Before the coronavirus, Katie Self’s days followed a predictable routine.
At 5 a.m., she woke up her three children and got them ready for school.
By 7 a.m., Self was hitting the books at Fresno City College, where she was studying to be a radiology technician. Classes and tutoring wrapped up just in time for her to do homework, clean the house and get dinner ready before picking her kids up from day care at 5 p.m. Rinse, repeat.
But the pandemic upended Self’s careful planning as the single parent took on a new responsibility: managing her children’s education at home. Her 5-year-old son, Charley, has autism and 9-year-old Carson has attention deficit disorder, so both need extra help.
“It’s like constantly trying to redirect them,” she said. “Trying to get them to focus on their schoolwork, trying to focus on my schoolwork.” Her days, she said, have become a hectic blur.
As both K-12 schools and colleges move to remote learning because of the coronavirus, many families now have more than one generation home schooling under the same roof. Advocates for students with children say they need extra support from colleges and universities, or they’ll fall behind in their education.
About one in five undergraduate students in California are parents, according to a 2019 report by the Institution for Women’s Policy Research. Parenting students pay more to attend college than students without children, due to food and childcare costs. Last year, the state of California began setting aside more financial aid for student parents, who can now qualify for grants of up to $6,000 per year to help with living expenses.
Some colleges and universities have parenting centers where students can seek advice and find out about resources for parents on their campus. Since UC Berkeley stopped holding in-person classes this spring, the campus’s Student Parent Center has been doing Zoom check-ins with parenting students to see what kind of help they might need with academics, financial aid or housing, said staff member Benedicto Vega. The center also set up a food pantry at University Village, a housing development for students with families.
But not all campuses have such extensive assistance for student parents, and other support has dried up during the pandemic. Self, who describes herself as a face-to-face, hands-on learner, said she depended heavily on in-person tutoring sessions for an anatomy class that’s required for her major. With those canceled, it can be hard to retain information she learns online. She’s considering dropping the class and taking it again when campus reopens.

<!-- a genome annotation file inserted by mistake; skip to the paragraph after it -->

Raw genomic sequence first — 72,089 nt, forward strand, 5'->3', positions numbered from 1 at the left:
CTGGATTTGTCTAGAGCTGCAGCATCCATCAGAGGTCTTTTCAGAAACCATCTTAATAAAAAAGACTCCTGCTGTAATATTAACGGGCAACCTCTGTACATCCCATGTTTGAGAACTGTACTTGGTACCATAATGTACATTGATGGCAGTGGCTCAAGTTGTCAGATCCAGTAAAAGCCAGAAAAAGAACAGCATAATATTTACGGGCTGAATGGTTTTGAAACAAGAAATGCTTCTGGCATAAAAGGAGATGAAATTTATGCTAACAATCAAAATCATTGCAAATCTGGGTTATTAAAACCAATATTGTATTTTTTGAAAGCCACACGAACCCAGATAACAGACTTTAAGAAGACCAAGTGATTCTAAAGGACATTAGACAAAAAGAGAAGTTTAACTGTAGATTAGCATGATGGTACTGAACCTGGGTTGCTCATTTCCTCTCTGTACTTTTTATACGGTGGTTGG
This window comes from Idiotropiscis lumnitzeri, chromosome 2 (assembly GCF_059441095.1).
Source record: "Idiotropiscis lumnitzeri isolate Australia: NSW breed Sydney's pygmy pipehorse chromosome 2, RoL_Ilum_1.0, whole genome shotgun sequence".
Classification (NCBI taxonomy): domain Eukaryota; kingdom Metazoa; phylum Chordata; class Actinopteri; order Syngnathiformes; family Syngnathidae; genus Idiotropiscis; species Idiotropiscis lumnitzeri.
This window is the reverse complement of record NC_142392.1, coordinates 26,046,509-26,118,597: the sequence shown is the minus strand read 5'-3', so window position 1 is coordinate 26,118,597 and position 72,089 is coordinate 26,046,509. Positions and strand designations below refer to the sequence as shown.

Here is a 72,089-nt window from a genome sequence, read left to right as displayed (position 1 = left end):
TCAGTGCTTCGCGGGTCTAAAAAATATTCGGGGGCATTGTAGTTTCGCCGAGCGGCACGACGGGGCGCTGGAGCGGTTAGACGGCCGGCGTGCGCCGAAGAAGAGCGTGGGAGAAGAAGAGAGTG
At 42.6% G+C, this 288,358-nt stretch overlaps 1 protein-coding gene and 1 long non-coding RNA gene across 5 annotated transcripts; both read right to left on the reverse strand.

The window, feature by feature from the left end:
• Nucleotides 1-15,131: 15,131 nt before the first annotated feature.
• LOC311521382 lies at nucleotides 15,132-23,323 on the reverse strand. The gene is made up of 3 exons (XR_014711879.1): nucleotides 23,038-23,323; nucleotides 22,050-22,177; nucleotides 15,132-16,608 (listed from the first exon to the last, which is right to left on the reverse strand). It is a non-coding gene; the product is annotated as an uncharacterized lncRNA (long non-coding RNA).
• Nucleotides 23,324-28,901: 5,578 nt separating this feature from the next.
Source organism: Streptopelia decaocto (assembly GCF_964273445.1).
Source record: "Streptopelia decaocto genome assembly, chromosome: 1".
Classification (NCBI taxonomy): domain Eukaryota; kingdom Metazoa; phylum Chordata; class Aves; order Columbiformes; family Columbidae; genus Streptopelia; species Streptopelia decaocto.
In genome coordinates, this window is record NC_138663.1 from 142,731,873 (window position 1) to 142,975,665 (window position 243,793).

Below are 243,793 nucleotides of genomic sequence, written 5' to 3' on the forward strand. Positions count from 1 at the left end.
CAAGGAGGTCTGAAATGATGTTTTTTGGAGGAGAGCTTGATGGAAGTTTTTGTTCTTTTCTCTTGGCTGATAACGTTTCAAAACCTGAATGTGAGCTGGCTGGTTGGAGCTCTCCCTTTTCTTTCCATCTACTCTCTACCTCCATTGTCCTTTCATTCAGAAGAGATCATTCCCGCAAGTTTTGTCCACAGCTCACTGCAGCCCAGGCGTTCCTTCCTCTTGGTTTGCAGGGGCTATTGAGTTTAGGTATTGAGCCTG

“That puts me back a year,” she said. “That’s a lot of time to lose.”
Fresno State women’s studies professor Larissa Mercado-López has created a guide aimed at helping her fellow faculty members support students like Self during the pandemic.
Mercado-López was inspired to create the guide after a recent webinar where the Fresno State provost addressed faculty questions about the university’s response to COVID-19.
“I noticed several questions from faculty asking, ‘How do we work with student parents who are already overwhelmed?’” recalled Mercado-Lopez, who has surveyed student parents in the past about their needs.
The guide recommends giving students the choice to turn off their microphones and cameras during Zoom sessions, being flexible with attendance and due dates and drawing attention to the resources Fresno State provides that are still available to students — like the student cupboard, which has free diapers.
“I’m hoping that faculty look at the recommendations and reflect on their own policies, and really think about how this current moment is forcing everyone to … shift around their priorities,” she said.
“I always firmly believed that when we center student parents in our classroom policies, that we also benefit other marginalized students as well.”
At Cal Poly San Luis Obispo, graduate student Ashlee Hernandez campaigned for more than a year for the academic senate to pass a resolution updating the university’s attendance policy so that student parents can be excused from class for extenuating circumstances, including caring for children.
The resolution was passed just before schools closed, and Hernandez, who is also a parent, said the timing was perfect.
“Right now an extenuating circumstance is that all parents right now have their kids at home,” Hernandez said. “Well now, thanks to this resolution, it’s an excused absence.”
That kind of policy could have helped Amanda Reyes, another Fresno City College student parent who became a child development major because of her admiration for the teachers who helped her eldest son with his speech delay.
Reyes wants to provide the same resources for other children and families, and had planned on transferring to Fresno State this fall. Those plans could be on hold now that she’s dropped two classes from her full-time course load.
In one of them, Reyes said, the professor made it mandatory for students to be present for the two-hour Zoom lecture, or their grade would drop. But the lecture started around the same time Reyes needed to get her kids ready for their own Zoom session.
“My kids are my priority,” Reyes said. She wants to make sure her children are getting the education they need, she said, so that they don’t fall behind.
“If it means that I have to retake another semester, so be it. But I think there’s just too much pressure on me right now, and it’s hard.”
* Adria Watson is a fellow with CalMatters’ College Journalism Network, a collaboration between CalMatters and student journalists across California. This story and other higher education coverage are supported by the College Futures Foundation.
CalMatters.org is a nonprofit, nonpartisan media venture explaining California policies and politics.